By PATRICIA M.MURRET, Capital News Service
WASHINGTON - The U.S. House of Representatives will vote next week on President Bush's plan to increase troop numbers in Iraq, and every member will have a chance to voice an opinion on the plan, Democrats announced Thursday.
The non-binding resolution will contain two elements: a pledge of continued support for all American troops, and disapproval of the president's intentions to increase troops in Iraq by 21,500 soldiers.
The resolution will be "simple and straightforward," House Majority Leader Steny Hoyer, D-Mechanicsville, and House Democratic Caucus Chairman Rahm Emmanuel, D-Ill., said in a news conference following a House Democratic caucus meeting.
"(The troop escalation) has been tried three separate times before," Emmanuel said. "We are now three-and-a-half years, getting close to over 3,100 American lives, over 20,000 wounded and the president is asking for a greater commitment of prestige, dollars and troops."
Democrats originally planned to introduce a joint House-Senate resolution opposing Bush's proposal, but House Democrats broke from that plan earlier this week. After seeing senators become deadlocked over details in several similar proposals, they decided to simplify.
"We're going to have a George Bush policy vote," Emmanuel said. "This is a case where, as the famous saying goes, where less is more."
Procedures for a three-day open debate on the resolution, scheduled to begin Tuesday, will be based on a process used to debate the Gulf War in 1991. All House members will have five minutes each to air their views.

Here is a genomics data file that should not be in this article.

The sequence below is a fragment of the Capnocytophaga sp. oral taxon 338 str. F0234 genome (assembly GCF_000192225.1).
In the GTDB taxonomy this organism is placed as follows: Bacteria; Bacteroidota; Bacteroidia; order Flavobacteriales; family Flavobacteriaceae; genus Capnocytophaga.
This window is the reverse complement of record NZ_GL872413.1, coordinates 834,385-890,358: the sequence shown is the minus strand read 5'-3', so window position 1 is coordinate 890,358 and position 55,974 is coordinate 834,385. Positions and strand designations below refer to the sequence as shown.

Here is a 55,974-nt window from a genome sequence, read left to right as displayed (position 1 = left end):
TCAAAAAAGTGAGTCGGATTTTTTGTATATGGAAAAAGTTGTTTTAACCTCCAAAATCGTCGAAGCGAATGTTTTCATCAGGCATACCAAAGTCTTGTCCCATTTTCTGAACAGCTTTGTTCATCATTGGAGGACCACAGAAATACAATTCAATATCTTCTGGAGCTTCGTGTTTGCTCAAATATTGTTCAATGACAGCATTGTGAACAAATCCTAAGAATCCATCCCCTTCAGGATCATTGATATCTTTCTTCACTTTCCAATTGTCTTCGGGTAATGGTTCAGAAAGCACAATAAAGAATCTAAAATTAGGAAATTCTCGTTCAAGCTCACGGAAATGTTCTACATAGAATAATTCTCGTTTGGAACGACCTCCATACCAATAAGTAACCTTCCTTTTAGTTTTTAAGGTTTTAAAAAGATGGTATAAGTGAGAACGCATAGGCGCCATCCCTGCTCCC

"Every member will be given the opportunity to speak that wants to speak," Hoyer said, noting that Americans voiced their own views in November elections.
"The debate will go forward, and the American people will have their representatives for three days to articulate their view on how they want to proceed," Hoyer said. "That is important for the president to hear. It's important for the country to hear."
Republicans will likely offer an alternative resolution, and lawmakers will have an opportunity to vote on that too, Democrats said.
Troop funding will be discussed in other, appropriate forums, Emmanuel said.
Earlier this week, Hoyer told a roomful of reporters that he hoped that support of the resolution would be bipartisan.
One of Maryland's two Republicans agreed with the idea of a resolution.
Rep. Wayne Gilchrest, R-Kennedysville, said that he had spoken with Hoyer and agreed with the debate.
"I think it is timely and appropriate for the House to debate the president's policy requiring a surge of troops," Gilchrest said. "I think it's very appropriate."
Gilchrest said he would like to see a resolution expressing disapproval of the president's call for more troops. He also would like a House resolution putting Congress on record as asking the president to implement the Iraq Study Group's recommendations for dialogue with Iraq's neighbors, including Iran and Syria.
Rep. Roscoe Bartlett, R-Frederick, and a number of other House Republicans have gone on record saying that they oppose the president's proposal to increase troops.